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worms; and this will fall heaviest upon the poor, who live upon roots, and the weak and sickly, who live upon barley and rice-gruel, &c. For which we are ready to produce to your Honours the opinions of eminent physicians, that the taste and property of the victuals is much altered to the worse by the said solar cookery, fricassées being deprived of the haut goût they acquired by being dressed over charcoal.

Lastly, Should it happen, by an eclipse of an extraordinary length, that this city should be deprived of the sun-beams for several months; how will his Majesty's subjects subsist in the interim, when common cookery, with the arts depending upon it, is totally lost? In consideration of these, and many other inconveniences,

your petitioners humbly pray, that your Honours would either totally prohibit the confining and manufacturing the sun-beams for any of the useful purposes of life, or, in the ensuing parliament, procure a tax to be laid upon them, which may answer both the duty and price of coals, and which we humbly conceive cannot be less than thirty shillings per yard square; reserving the sole right and privilege of the catoptrical cookery to the royal society, and to the commanders and crews of the bomb-vessels under the direction of Mr. Whiston for finding out the longitude, who, by reason of the remoteness of their stations, may be reduced to straits for want of firing

3. ENGLISH STYLE.

(From A Letter to a Young Clergyman.) I could likewise have been glad, if you had applied yourself a little more to the study of the English language than I fear you have done; the neglect whereof is one of the most general defects among the scholars of this kingdom, who seem not to have the least conception of a style, but run on in a flat kind of phraseology, often mingled with barbarous terms and expressions peculiar to the nation; neither, do I perceive that any person either finds or acknowledges his wants upon this head, or in the least desires to have them supplied. Proper words in proper places make the true definition of a style. But this would require too ample a disquisition to be now dwelt on. However, I shall venture to name one or two faults, which are easy to be remedied with a very small portion of abilities.

The first is the frequent use of obscure terms, which by the women are called hard words, and by the better sort of vulgar, fine language; than which I do not know a more universal, inexcusable, and unnecessary mistake, among the clergy of all distinctions, but especially the younger practitioners. I have been curious enough to take a list of several hundred words in a sermon of a new beginner, which not one of his hearers amongst a hundred could possibly understand: Neither can I easily call to mind any clergyman of my own acquaintance who is wholly exempt from this error, although many of them agree with me in the dislike of the thing. But I am apt to put myself in the place of the vulgar, and think many words difficult or obscure, which the preacher will not allow to be so, because those words are obvious to scholars. I believe the method observed by the famous Lord Falkland, in some of his writings, would not be an ill one for young divines: I was assured by an old person of quality, who knew him well, that when he doubted whether a word were perfectly intelligible or not, he used to consult one of his lady's chambermaids, not the waitingwoman, because it was possible she might be conversant in romances), and by her judgment was guided whether to receive or reject it. And if that great person thought such a caution necessary, in treatises offered to the learned world, it will be sure at least as proper in sermons, where the meanest hearer is supposed to be concerned, and where very often a lady's chambermaid may be allowed to equal half the congregation, both as to quality and understanding. But I know not how it comes to pass, that professors in most arts and sciences are generally the worst qualified to explain their meanings to those who are not of their tribe. A common farmer shall make you understand, in three words, that his foot is out of joint or his collar-bone broken; wherein a surgeon, after a hundred terms of art, if you are not a scholar, shall leave you to seek. It is frequently the same case in law, physic, and even many of the meaner arts.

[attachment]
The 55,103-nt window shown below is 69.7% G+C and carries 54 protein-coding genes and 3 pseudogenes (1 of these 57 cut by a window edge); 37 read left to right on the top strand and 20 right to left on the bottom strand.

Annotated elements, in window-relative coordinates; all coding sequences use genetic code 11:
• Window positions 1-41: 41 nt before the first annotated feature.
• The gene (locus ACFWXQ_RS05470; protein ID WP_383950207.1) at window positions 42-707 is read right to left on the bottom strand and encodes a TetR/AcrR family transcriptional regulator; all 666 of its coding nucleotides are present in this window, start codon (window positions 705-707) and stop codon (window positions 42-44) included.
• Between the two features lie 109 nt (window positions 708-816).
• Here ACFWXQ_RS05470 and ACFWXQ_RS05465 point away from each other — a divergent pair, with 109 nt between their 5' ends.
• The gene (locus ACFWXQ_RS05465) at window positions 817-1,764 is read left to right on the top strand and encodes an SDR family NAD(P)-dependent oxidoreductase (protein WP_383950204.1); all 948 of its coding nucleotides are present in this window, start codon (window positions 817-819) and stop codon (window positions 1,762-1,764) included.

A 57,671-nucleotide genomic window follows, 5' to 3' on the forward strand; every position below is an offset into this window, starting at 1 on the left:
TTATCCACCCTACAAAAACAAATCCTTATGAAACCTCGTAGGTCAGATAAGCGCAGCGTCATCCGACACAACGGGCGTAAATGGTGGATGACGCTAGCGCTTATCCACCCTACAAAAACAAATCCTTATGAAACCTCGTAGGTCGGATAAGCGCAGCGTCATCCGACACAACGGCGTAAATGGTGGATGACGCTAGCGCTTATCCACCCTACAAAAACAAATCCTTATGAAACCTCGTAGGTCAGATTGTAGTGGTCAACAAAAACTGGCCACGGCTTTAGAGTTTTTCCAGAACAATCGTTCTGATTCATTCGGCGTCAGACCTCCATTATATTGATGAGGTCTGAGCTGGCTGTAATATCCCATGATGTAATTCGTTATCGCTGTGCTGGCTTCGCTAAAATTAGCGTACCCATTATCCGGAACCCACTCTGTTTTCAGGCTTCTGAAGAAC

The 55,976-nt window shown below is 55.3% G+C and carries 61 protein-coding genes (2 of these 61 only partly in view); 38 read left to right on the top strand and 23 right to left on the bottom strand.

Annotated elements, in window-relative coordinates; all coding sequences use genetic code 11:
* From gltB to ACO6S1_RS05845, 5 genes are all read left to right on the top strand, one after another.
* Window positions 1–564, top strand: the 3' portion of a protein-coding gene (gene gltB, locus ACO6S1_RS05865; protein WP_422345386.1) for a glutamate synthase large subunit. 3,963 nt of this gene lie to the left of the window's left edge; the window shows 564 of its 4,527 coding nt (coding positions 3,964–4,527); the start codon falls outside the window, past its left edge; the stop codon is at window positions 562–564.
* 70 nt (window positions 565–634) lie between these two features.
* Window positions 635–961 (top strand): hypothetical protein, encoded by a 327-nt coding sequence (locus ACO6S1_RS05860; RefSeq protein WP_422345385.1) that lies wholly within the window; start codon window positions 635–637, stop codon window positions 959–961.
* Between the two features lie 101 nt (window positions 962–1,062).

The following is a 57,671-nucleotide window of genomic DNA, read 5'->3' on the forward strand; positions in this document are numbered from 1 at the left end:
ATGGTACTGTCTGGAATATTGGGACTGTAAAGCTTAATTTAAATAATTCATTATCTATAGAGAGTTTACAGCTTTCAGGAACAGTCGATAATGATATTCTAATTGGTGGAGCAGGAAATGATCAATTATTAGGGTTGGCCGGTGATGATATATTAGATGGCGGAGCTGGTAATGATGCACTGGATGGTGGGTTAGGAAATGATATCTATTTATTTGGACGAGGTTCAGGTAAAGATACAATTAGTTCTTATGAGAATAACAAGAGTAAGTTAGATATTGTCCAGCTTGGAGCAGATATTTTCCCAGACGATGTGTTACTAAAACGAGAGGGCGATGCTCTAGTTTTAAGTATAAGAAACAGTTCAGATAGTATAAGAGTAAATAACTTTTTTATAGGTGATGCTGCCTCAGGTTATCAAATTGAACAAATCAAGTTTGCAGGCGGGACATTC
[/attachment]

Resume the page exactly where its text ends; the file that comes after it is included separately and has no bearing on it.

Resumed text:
It would be endless to run over the several defects of style among us: I shall therefore say nothing of the mean and the paltry, (which are usually attended by the fustian,) much less of the slovenly or indecent. Two things I will just warn you against the first is, the frequency of flat unnecessary epithets; and the other is, the folly of using old thread-bare phrases, which will often make you go out of your way to find and apply them, are nauseous to rational

hearers, and will seldom express your meaning as well as your own natural words.